The original title of this incredibly fun bad movie was Mars Invades Puerto Rico. You see, there is no Frankenstein Monster in this flick, just a NASA robot called Frank who gets damaged and then looks like Freddy Krueger with a Mohawk from one angle.

The actual premise of this movie is that Frank battles Martians intent on replenishing their nuclear war-ravaged planet by kidnapping beachgoers in Puerto Rico to use as breeding stock. Sounds like a comedy … stings like a bee! Continue reading

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BILL PAXTON: GAME OVER FOR THE STAR OF TAKING TIGER MOUNTAIN

taking-tiger-mountainTAKING TIGER MOUNTAIN (1983) – The very memorable actor Bill Paxton passed away recently. I’ve been trying to decide which Paxton film appearance would fit in most with Balladeer’s Blog’s world of weirdness.

I considered the horror movie Mortuary (1983) in which Paxton portrayed a bizarre young mortician and slasher. The scene where he hops and skips among the graves is weird, but not quite WTF enough. I considered Brain Dead (1990) but Bill doesn’t have a big enough role. I almost went with The Dark Backward (1991), but that has (rightfully) become too well known over the years.  

Finally, I decided on Taking Tiger Mountain. Not just because of how flat-out deranged that movie is but because of the novelty factor: Bill Paxton’s BODY stars in the film, but his dialogue was all overdubbed by a British man. That odd circumstance always made me want to see Paxton’s infamous “Game over, man … we’re dead, man” whine from Aliens overdubbed by that same British guy saying “I say, something of a sticky wicket we’re in now, eh, lads?”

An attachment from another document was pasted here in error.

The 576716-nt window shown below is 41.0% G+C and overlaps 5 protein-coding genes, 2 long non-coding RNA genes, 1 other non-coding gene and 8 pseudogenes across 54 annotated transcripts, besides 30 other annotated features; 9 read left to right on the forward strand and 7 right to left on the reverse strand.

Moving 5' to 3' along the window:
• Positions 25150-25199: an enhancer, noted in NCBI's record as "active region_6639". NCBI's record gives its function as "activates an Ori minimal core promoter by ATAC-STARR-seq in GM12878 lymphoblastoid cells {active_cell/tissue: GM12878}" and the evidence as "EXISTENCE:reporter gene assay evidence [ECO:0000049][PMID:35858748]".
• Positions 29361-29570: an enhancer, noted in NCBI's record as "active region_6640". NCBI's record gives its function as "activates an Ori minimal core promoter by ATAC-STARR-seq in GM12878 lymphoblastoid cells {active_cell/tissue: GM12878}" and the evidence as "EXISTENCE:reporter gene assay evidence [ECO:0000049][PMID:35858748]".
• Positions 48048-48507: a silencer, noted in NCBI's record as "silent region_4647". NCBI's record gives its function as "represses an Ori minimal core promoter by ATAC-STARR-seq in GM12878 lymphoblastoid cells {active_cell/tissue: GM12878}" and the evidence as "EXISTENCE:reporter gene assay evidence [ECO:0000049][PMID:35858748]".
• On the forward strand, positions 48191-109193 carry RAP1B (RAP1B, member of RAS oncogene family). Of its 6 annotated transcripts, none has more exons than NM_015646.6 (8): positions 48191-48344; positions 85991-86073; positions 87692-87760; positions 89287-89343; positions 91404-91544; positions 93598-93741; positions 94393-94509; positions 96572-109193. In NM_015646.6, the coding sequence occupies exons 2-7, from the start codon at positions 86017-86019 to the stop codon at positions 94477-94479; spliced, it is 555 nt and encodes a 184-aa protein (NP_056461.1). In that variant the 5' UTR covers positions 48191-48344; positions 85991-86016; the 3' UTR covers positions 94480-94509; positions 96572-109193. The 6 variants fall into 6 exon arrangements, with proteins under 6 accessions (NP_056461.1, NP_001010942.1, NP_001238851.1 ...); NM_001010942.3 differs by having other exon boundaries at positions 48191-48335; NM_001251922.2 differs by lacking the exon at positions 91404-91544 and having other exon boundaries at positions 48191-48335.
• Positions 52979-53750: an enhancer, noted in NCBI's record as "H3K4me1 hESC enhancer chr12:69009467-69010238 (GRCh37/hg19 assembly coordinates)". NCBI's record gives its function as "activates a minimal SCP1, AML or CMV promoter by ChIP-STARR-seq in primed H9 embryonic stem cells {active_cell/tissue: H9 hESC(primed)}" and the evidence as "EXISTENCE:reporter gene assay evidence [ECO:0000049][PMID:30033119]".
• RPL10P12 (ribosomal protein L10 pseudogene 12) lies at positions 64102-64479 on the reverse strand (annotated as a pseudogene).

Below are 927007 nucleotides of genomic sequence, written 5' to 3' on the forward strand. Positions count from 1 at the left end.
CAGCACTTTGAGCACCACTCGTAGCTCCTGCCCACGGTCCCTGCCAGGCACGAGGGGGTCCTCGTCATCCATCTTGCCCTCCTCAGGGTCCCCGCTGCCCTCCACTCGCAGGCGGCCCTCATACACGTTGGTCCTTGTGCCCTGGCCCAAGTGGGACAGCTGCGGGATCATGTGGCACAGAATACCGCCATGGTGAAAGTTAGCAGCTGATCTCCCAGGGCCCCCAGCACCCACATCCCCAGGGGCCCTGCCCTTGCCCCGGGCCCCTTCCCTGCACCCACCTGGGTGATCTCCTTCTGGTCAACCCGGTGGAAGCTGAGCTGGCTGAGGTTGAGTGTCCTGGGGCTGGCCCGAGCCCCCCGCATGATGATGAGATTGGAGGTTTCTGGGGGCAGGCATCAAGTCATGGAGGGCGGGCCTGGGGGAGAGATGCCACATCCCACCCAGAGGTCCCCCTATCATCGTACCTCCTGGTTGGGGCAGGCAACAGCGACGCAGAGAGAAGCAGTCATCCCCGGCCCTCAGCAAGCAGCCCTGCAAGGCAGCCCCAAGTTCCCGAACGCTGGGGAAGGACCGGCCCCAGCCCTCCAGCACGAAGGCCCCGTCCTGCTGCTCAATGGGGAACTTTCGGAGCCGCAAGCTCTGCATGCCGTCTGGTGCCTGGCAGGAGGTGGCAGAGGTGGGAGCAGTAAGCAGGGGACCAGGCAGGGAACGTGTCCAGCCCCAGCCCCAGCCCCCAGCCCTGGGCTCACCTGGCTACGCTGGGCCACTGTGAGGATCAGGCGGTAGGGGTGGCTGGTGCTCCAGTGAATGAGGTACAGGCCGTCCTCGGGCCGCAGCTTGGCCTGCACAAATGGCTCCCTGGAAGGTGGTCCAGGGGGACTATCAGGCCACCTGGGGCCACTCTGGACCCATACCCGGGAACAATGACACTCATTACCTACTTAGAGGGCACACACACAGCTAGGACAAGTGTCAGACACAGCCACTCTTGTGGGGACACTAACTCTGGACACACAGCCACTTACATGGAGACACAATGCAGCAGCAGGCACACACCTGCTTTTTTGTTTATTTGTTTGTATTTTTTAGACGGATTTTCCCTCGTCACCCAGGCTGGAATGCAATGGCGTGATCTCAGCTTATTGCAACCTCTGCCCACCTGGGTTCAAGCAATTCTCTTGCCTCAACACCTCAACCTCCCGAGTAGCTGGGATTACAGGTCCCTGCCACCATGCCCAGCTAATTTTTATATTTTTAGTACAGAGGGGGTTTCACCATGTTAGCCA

bill-paxtonPutting all that aside, Taking Tiger Mountain is an artsy black & white post-apocalypse movie which is more Born of Fire or A Boy and His Dog than Mad Max. In the aftermath of a nuclear war the world is in chaos with diseases running rampant, food riots breaking out regularly and the poles knocked off-kilter.   

Mutant rats are on the loose, as are the expected roving gangs of marauders. The makeshift governmental forces are playing a “spinning plates” game of maintaining order through distribution of pleasure-inducing drugs and an “anything goes” prostitution-based economy. Men can be women and women can be men. It’s a mixed-up world, it’s a shook-up world except for Paxton. Will-eye-am “Bill” Paaxxx-ton. Continue reading

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MARDI GRAS MASSACRE (1978)

Mardi Gras MassacreMARDI GRAS MASSACRE (1978) – Category: A neglected Bad Movie classic, but its hard-core gore will prevent it from ever having a Plan 9-sized cult following

It takes a twisted sort of genius to make multiple disembowelment murders look boring, but that’s exactly what Jack Weis accomplishes in Mardi Gras Massacre! Today may be Fat Tuesday, but let’s rechristen it “Splat Tuesday” in honor of this late 70s splatterfest. 

The actual “massacre” part of this movie is an incredible disappointment. An insane, hate-filled man with a Continue reading